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Turkish rocket was one of the first perennial vegetables that I planted on my homestead and it has been thriving and providing a great harvest!

This plant is a member of the brassica (mustard) family which includes cabbage and broccoli and many more common vegetables.

Closer to mustard in flavor the young leaves do have a little spice to them but not in a hot way. But it is the young florets that are the prize for this plant.

Though from reading other people's blog posts about them I think as a less common plant there may be more variation in flavor between individual plants than a traditional vegetable. Mine are not spicy and I will eat the young leaves raw but other people describe them as unpalatable.

Though that could just be differences in people too. But my wife and I both eat them raw in salads.

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Just make sure you harvest them before the flowers open. Once they open they take on a strong flavor that is not my favorite.

The young florets can be used just like broccolini with a very similar flavor. I harvested that bowl full the other day and sauteed them up with some olive oil and garlic. Now I can just add them into other dishes like pasta and curries.

I did give them an quick 1 minute boil before I sauteed them which I think improves the flavor a bit.

The flowers once they do open attract a ton of pollinators and have a fantastic smell to them that you can smell in the breeze if you get close to them. I really love seeing them in bloom.

Growing Turkish Rocket

I ordered my Turkish rocket a couple years back from EdibleAcres (see YouTube video) and they always do great.

Very drought resistant with a very deep taproot--the only time I ever watered mine was when I first planted them and even then only once.

Turkish rocket is easy to propagate since it will grow from root fragments. I will likely be using this technique to spread them to some other parts of my homestead.

Though this also makes them hard to remove if you decide you don't want them.

Turkish rocket does get large and I'm often cutting mine back since my plants are in one of my hedgerows. But this also makes them great as a chop-and-drop plant. Since you normally stop harvesting them when they bloom in late spring this is a good way to keep getting a "harvest" from them throughout the year.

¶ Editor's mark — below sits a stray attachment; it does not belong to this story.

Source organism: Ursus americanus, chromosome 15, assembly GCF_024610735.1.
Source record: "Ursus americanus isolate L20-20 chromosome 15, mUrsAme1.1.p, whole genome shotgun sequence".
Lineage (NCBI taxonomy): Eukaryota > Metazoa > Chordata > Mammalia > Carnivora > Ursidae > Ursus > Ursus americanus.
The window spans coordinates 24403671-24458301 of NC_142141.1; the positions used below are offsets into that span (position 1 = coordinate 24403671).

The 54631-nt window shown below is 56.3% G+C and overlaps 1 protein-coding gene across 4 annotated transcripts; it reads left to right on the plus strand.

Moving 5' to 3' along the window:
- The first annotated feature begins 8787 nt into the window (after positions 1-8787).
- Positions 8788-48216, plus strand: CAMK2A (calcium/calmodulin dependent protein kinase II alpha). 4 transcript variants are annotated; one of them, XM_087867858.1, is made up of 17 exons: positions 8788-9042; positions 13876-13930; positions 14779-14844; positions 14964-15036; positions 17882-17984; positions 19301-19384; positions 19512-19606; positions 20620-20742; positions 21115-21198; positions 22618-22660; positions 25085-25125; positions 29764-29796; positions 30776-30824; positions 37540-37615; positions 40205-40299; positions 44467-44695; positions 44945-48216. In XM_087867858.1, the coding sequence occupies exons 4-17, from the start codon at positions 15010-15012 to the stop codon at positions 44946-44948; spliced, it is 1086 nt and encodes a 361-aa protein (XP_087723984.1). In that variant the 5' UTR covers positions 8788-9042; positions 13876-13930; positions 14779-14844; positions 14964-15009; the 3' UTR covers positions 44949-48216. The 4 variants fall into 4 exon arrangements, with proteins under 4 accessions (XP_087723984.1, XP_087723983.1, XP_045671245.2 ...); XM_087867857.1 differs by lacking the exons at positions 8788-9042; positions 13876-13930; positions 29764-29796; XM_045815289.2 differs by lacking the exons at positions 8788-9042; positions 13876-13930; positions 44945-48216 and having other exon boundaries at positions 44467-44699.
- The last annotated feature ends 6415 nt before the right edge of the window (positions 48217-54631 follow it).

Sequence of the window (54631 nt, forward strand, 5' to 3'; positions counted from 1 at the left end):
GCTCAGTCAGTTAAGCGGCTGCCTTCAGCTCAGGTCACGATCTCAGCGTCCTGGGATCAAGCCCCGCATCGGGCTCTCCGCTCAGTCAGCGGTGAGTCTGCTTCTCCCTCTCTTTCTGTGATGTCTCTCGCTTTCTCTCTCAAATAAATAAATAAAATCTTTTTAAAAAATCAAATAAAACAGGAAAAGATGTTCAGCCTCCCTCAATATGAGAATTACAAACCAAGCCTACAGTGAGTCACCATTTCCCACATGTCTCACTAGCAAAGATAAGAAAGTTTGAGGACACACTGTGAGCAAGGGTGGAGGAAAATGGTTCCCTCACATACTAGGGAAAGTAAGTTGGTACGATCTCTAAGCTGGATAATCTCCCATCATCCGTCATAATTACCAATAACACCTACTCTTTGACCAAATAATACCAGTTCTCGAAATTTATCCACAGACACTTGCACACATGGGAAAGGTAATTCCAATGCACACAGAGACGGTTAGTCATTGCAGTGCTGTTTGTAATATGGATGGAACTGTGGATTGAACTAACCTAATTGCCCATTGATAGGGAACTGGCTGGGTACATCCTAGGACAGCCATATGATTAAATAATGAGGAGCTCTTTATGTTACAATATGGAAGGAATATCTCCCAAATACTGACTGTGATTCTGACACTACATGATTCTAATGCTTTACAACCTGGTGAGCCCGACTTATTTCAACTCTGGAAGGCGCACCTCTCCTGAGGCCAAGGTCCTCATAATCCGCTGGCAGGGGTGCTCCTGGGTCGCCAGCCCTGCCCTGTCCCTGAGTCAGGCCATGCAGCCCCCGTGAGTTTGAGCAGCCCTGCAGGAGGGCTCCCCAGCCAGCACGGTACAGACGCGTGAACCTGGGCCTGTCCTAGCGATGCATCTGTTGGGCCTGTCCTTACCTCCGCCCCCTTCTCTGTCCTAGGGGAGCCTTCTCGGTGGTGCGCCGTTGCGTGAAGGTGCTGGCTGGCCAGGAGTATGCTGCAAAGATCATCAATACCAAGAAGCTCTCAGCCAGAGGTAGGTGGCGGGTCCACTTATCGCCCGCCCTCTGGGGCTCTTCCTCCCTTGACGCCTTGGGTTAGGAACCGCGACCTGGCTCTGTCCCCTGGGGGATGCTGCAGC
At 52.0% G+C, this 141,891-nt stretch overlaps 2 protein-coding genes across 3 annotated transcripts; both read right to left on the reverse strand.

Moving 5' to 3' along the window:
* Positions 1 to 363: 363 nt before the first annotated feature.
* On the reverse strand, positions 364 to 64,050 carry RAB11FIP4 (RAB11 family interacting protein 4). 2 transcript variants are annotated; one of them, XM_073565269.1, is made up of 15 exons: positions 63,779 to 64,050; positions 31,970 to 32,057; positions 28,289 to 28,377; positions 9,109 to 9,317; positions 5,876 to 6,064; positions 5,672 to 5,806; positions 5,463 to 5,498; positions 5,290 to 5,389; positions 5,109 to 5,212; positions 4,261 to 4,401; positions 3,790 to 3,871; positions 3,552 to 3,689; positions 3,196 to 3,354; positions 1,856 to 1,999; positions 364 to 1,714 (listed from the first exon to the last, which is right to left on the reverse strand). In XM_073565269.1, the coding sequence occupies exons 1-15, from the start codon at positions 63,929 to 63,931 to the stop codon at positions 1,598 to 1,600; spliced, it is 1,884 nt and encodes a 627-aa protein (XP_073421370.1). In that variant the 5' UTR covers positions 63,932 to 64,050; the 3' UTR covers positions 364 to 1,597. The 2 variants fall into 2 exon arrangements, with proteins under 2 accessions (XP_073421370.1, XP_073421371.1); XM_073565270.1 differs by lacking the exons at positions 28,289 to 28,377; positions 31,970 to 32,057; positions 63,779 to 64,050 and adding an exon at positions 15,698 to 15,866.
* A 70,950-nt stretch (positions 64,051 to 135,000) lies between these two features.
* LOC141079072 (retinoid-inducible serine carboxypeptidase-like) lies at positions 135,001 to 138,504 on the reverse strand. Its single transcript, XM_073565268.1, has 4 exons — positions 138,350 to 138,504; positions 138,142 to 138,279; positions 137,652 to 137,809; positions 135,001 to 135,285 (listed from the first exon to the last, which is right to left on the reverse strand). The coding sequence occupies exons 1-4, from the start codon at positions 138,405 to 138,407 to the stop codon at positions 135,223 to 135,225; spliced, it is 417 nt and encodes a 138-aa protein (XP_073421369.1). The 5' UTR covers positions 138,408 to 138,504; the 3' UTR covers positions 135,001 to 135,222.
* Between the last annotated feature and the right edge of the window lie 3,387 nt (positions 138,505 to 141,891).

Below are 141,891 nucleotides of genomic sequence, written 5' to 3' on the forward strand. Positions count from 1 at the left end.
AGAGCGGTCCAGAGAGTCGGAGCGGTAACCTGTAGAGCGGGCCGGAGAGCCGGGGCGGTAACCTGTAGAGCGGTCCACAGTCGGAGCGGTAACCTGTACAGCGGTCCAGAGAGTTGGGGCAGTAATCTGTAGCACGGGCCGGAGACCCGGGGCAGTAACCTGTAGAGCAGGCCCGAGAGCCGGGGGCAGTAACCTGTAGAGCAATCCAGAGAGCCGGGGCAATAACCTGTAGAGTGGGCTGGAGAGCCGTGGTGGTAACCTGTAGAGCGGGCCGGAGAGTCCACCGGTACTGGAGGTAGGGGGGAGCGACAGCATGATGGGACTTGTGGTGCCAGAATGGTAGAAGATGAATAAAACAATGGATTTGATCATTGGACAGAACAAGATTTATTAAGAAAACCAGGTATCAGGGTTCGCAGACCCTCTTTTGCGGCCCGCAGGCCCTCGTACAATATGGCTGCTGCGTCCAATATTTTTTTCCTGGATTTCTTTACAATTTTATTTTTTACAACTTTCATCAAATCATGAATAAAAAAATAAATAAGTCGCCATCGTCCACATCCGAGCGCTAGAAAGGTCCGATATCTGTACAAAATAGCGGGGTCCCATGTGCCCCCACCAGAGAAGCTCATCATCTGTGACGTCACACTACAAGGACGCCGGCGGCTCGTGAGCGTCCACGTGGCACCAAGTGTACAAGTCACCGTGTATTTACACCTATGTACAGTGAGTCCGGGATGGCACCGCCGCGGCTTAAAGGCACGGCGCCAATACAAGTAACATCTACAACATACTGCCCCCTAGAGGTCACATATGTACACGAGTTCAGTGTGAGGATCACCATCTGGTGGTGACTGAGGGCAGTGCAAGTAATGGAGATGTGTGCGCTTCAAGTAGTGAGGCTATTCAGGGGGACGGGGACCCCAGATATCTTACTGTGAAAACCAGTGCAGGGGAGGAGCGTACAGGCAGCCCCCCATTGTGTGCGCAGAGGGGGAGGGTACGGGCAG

Turkish rocket really produces a ton of biomass each year.

In some climates it will spread by seed and can be invasive. But here in the western Washington I have not had this problem. So far none of the hundreds of seeds that fall each year have germinated. I'm not sure why.

Try Perennial Vegetables in Your Garden

There are a ton of fantastic perennial vegetables out there for you to try. Turkish rocket is just one of them.

Each year I'm hoping to add more perennial vegetables to my garden and my homestead so I can have easy harvests for years to come with minimal effort.

I have written a 3-part blog series on perennial vegetables. Check them out for more info on how to get started with these awesome vegetables.

This year I have planted tree collards, French sorrel, Oregon stonecrop, dwarf checkermallow, Pacific water leaf, miners lettuce, and nodding onions on my homestead. All are fantastic perennial vegetables.

I hope you will consider adding perennial vegetables to your garden or homestead.

Thank you!

PS: I'm still feeling sick so I won't be responding to comments until tomorrow but I hope to get all caught up by Friday.


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